Paul Krugman wrote a blog post this morning, Varieties of Error. In it, he highlights two kinds of predictive failures: those that indicate the fundamental thinking (or “model”) is wrong and those that just show that predictions are predictions. Think of football, for example. The Texans is a much better team than the Chiefs. In general, the Texans will beat the Chiefs. But if the Texans commits a number of turnovers, the Chiefs will win. The prediction was wrong, but the basic idea is correct: the Texans is a better team than the Chiefs. On the other hand, if your model was that the Chiefs is better than the Texans, there is something wrong with the model. What’s more there is something wrong with you if, after 10 match-ups between the Texans and the Chiefs in which the Texans won 9 times, you still claim that the Chiefs is the superior team.
We see this a lot in politics and economics. Conservatives have been screaming for years that hyper-inflation is just around the corner. Every time someone writes a column about budget hysteria, there are always loads of comments reading, “But Greece!” We have explained for years why Greece is not the same as the United States. (We have our own currency!) I think that the United States could continue to not become Greece for another 100 years and this would still be a common conservative retort.
What I find fascinating is the divide between the certainty of liberals versus conservatives. This brings to mind Nate Silver. Even when his model was predicting a 90% likelihood of Obama winning, he was still cautious. He always pointed out that his model was basically just a poll aggregator and that the polls might be wrong. Contrast this to the conservative loons who were just certain that they were right.
For years, Krugman has been saying that we would not see inflation so long as the economy was depressed. But during that time, he has always added caveats. In particular, he’s noted that there may have been some kind of economic mechanism that he’s missing. Contrast this with, say, Niall Ferguson. For years, he would brook no doubt: inflation was on its way. (Eventually, he had to admit that he was wrong. Since then, he’s just become a general purpose conservative hack.)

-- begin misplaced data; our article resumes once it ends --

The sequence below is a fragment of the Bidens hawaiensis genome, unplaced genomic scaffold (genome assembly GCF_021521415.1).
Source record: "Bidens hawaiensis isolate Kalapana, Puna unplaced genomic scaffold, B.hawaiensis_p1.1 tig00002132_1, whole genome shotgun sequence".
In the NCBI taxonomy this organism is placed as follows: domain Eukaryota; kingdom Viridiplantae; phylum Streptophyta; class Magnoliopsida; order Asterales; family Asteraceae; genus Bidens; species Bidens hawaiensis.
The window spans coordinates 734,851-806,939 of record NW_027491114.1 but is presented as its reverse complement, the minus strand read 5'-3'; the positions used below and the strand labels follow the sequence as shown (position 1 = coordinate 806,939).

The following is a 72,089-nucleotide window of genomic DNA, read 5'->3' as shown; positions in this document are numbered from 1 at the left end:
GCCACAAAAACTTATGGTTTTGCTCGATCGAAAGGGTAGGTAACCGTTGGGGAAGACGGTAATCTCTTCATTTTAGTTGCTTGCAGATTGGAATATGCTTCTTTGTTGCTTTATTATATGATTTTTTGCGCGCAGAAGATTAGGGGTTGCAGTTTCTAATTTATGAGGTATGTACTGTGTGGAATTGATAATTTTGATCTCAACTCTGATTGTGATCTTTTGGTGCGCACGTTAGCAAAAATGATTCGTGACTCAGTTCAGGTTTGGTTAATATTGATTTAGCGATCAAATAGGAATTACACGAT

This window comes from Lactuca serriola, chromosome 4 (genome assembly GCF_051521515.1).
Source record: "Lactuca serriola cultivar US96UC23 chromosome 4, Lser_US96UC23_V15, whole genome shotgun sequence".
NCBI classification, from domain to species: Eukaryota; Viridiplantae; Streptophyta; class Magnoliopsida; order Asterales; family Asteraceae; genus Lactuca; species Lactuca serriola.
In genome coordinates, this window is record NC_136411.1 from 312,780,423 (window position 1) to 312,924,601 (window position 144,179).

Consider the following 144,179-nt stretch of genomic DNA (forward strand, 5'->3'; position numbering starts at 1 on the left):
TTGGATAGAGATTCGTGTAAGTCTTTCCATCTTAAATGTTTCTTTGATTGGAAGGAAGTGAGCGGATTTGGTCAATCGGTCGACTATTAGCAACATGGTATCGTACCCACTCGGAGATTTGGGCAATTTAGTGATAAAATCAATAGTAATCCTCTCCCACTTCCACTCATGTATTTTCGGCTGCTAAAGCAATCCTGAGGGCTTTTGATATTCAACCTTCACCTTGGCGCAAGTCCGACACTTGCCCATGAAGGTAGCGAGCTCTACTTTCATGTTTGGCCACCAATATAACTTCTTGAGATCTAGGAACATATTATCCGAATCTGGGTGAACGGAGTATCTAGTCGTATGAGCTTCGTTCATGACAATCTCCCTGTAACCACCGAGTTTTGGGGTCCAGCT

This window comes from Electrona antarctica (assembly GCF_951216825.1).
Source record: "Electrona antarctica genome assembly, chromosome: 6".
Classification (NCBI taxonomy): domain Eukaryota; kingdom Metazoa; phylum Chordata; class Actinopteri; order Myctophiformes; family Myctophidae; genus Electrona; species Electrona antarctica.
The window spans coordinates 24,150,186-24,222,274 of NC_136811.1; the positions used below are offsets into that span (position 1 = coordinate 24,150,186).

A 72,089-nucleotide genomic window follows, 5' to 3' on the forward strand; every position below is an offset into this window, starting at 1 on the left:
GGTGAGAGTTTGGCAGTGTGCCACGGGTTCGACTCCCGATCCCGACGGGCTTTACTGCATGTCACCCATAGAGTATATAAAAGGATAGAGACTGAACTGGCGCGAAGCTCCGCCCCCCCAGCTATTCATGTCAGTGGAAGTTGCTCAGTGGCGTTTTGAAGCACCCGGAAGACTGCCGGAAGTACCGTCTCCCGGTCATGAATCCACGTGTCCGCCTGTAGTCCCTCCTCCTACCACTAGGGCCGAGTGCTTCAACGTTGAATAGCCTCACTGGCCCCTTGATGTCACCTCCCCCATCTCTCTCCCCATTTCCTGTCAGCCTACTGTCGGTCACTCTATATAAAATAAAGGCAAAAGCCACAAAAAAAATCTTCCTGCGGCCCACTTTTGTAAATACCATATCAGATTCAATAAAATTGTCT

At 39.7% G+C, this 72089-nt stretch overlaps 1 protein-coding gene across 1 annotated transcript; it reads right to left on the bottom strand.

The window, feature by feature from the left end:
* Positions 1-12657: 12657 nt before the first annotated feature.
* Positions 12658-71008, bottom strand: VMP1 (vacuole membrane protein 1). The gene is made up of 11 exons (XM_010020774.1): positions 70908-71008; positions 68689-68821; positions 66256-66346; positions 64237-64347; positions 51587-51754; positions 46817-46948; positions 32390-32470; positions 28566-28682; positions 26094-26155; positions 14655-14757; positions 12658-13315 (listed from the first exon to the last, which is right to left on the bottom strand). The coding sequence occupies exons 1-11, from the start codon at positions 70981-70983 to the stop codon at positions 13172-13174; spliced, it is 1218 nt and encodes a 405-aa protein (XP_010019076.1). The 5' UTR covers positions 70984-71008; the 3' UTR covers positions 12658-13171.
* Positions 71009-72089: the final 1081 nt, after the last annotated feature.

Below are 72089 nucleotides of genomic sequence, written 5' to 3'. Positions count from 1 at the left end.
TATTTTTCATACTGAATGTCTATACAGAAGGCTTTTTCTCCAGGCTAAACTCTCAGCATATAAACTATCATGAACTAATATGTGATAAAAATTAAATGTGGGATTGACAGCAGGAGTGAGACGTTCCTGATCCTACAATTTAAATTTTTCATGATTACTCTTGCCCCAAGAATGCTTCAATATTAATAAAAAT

This divide is not due to the humble characters of people like Nate Silver and Paul Krugman. As far as I can tell, both these men are as (rightly) filled with themselves as anyone. I think the divide comes from the acceptance of facts and the rejection of authority. The modern Republican Party is an authoritarian group. The truth is whatever their leaders say it is. Democrats still expect proof. And this gets to the heart of what it is to be a member of either group. Liberals could not live with themselves if they didn’t think that what they believed was in some fundamental sense true. Conservatives depend upon group identification. This is why Fox News exists: people want to be told that belonging to their group is right and true. Their position in the hierarchy is what matters.
As a result of this, we should not be surprised that conservatives continue to hold long discredited ideas. As long as the party accepts it, all is good. On the other hand, if the party suddenly believes something different, the members will change on a dime. This will eventually happen to the Republican Party on the issue of global warming. Of course, by then, it will be too late. In fact, it already is.
I’m generalizing here a bit. !rtists and scientists are liberal. Those who aren’t tend to be libertarians, rather than the more vile forms of conservatism. It is hard to be a creative thinker when you feel obliged to groupthink.